Jesus has been knocking at the door of Japan for centuries, but only in recent years has TWR’s ministry team seen clear signs of a new era of openness.
Probably because of its long history as a mission field combined with its highly successful assimilation of Western-dominated industry and contemporary culture, many are surprised to learn that Japan still has one of the largest populations of people unreached by the gospel. That means only a tiny portion of its nearly 130 million people – significantly less than 1 percent, in fact – are evangelical Christians.
After a 2011 earthquake and tsunami overwhelmed the northeastern region of Tohoku, killing nearly 16,000, sparking meltdowns at nuclear reactors and driving more than 200,000 from their homes, many Japanese felt the certainty of their worldview had been undermined. The people seemed more open to hearing the gospel presented; the previously stony ground had begun to soften.
Another development at the same time facilitated the door opening: Radio, which had played a key role in informing the public during the crisis, gained renewed respect.
Door Opens for Airing Good News
In the past, when asking about securing airtime on local FM stations, TWR’s regional ministry director for Northeast Asia was told such a thing was impossible. Religious content simply wasn’t aired on the radio, Samuel Tan recalled hearing.
In the aftermath of the crisis, station managers were willing to sit down with Tan and discuss the airing of TWR-provided programs. Eventually, 13 stations agreed to participate and even made their facilities available for recording the programs. They broadcast a total of at least 50 hours of TWR programming every month.
A Japan ministry team had to be built almost from scratch. Along with people to handle organizational and technical matters, 25 pastors were recruited to develop and present the programming. The pastors were new to radio and had to get used to delivering their messages to an empty studio.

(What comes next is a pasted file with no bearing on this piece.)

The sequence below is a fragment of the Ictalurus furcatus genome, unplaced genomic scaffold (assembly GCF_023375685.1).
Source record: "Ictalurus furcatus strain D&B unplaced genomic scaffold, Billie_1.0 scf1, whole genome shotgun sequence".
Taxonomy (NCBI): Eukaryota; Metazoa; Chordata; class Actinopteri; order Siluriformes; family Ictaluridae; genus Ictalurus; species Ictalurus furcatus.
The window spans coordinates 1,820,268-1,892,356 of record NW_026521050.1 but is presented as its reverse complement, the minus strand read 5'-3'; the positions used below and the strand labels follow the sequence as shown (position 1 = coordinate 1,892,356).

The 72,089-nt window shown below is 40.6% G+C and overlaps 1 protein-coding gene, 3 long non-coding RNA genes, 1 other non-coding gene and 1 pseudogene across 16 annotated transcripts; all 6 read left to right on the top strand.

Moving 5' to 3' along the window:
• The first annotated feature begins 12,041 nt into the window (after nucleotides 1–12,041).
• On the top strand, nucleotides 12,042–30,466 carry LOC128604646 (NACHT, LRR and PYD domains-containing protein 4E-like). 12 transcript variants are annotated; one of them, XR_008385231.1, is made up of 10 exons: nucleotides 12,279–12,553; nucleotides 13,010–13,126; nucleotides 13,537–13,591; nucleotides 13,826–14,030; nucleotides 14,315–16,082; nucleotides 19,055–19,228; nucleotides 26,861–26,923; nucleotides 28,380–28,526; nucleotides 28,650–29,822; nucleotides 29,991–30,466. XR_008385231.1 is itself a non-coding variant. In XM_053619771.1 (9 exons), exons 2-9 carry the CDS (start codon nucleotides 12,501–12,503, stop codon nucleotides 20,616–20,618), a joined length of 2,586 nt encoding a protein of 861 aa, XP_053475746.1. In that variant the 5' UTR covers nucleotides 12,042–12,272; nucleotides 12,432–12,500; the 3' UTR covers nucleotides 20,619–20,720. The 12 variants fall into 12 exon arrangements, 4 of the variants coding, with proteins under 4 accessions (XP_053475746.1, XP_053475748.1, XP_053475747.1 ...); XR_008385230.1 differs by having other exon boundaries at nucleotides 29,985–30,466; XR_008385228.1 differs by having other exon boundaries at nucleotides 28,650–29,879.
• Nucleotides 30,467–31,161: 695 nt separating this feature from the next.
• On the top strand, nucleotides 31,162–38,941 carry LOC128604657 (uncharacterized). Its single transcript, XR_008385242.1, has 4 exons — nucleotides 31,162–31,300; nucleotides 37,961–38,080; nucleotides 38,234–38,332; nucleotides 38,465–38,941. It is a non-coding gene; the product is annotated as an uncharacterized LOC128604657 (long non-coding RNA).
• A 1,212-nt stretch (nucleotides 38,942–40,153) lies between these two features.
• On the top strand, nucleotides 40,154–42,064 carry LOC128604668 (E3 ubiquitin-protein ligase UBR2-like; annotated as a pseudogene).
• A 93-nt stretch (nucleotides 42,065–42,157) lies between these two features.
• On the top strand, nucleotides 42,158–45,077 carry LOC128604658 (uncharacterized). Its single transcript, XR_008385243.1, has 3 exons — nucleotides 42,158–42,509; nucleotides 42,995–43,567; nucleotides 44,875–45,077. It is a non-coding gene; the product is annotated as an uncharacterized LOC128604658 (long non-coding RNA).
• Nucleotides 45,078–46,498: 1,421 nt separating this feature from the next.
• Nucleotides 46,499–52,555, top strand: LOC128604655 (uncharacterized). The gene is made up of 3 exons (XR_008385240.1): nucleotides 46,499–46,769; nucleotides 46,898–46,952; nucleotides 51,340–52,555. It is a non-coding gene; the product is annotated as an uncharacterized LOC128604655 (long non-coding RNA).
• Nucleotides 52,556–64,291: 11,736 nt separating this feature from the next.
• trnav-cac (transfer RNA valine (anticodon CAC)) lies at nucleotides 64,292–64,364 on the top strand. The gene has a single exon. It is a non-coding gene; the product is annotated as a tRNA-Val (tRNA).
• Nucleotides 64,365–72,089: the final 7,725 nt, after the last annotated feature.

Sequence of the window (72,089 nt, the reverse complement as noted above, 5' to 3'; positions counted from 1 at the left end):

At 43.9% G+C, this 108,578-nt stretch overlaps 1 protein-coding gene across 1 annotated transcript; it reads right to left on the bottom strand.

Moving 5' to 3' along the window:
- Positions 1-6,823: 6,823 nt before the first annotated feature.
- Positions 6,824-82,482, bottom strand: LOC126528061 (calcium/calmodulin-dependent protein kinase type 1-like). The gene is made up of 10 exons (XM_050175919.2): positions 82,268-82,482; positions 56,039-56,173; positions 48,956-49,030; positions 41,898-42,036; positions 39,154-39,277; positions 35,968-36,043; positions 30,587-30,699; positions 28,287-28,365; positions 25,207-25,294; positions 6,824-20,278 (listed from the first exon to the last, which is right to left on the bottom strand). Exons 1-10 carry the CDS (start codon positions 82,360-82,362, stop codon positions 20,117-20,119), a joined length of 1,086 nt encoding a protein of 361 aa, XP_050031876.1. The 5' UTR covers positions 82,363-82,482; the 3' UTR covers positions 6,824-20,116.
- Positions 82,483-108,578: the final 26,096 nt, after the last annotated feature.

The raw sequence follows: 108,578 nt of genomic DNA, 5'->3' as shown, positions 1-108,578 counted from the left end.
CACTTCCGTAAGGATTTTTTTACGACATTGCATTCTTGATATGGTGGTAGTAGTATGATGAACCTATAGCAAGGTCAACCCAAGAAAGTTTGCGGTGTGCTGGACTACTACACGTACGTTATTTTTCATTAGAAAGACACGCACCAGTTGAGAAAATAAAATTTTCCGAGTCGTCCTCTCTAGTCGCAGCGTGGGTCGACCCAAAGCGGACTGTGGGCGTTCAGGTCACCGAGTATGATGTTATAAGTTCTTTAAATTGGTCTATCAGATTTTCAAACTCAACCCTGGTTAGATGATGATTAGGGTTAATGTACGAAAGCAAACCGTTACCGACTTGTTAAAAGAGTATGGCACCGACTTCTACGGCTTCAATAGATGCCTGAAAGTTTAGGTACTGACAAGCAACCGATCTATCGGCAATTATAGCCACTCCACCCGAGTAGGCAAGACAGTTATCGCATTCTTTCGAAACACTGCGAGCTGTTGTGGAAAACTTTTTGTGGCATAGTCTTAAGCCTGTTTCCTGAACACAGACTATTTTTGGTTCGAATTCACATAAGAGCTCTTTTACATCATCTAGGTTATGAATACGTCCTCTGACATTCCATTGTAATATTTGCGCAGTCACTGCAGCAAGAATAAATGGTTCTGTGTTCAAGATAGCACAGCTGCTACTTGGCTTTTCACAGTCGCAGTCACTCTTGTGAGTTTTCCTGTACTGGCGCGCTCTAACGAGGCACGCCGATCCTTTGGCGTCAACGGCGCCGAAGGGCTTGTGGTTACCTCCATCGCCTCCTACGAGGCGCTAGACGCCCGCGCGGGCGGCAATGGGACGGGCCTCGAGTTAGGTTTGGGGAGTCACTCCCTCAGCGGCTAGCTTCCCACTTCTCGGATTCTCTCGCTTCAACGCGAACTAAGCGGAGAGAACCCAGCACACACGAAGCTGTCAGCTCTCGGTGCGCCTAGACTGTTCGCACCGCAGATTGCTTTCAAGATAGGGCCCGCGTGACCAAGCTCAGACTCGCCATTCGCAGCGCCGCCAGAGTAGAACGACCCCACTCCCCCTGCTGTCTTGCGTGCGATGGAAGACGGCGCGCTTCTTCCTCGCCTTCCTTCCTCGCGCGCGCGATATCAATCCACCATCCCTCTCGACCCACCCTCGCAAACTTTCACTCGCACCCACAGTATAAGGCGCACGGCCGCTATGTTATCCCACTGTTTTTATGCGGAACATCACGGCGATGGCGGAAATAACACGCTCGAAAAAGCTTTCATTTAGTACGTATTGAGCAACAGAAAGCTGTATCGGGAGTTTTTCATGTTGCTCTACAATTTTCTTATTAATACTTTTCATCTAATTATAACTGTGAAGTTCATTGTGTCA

“We told them to preach a Christ-centered gospel message boldly,” Tan said. “Anything not Christ-centered, delete. This is what people in Japan need.”
The team has concentrated on four locally produced broadcasts: Season of Hope, which offers Bible-permeated trauma counseling for survivors of natural disasters; Blessing, a morning program; Power of Gospel; and Praise and Worship. The programs are tailored to suit the FM format and the characteristics of Japanese society, Tan said, where churches are few, small and unfamiliar to the average person.
“We are just sowing, sowing, sowing because many of the Japanese have not even heard the name of Jesus. It’s a sad thing,” he said.
Domestic-Foreign Partnerships Formed
Building on TWR’s primary mission to assist the Church, the Japan ministry team is striving to help local churches grow stronger while reaching out to their communities. Partnerships with churches in other countries are being set up, and volunteers visit the Land of the Rising Sun to join local believers in distributing tracts about the risen Son. With the tracts are copies of the Gospel of John and fliers telling about the radio programs and the local churches.
In addition to helping distribute 350,000-plus tracts, the 16 church trips so far have resulted in two-way benefits. The visitors develop ties with their Japanese brothers and sisters and come to understand their needs, and the local churches, often feeling somewhat isolated within their society, receive welcome encouragement and renewed passion for evangelism.
The steps taken in the aftermath of the 2011 earthquake served as precedent when a series of earthquakes struck southwestern Japan in April 2016. Tan visited an FM station in Kumamoto and played Power of Hope for the manager, who later wrote to say he would add it to his schedule
Tan and the rest of the Japan team are praying that the Kumamoto station will soon be receiving responses like this one sent to a station that signed up earlier.
“I used to go to church, but I stopped going four years ago,” the listener wrote. “The feeling grew stronger that God had deserted me with the passing of time. I happened to listen to your program today and was able to listen to the pastor talk from the Bible. Tears naturally came down while listening to it. I was reminded of God’s love that covers my rebellion and rejection. I was the one refusing him. I feel like going back to church once again. Thanks very much for the good story. I will listen again.”
Photos and video: The Singapore church team prepares and embarks on an August 2016 ministry trip to Japan.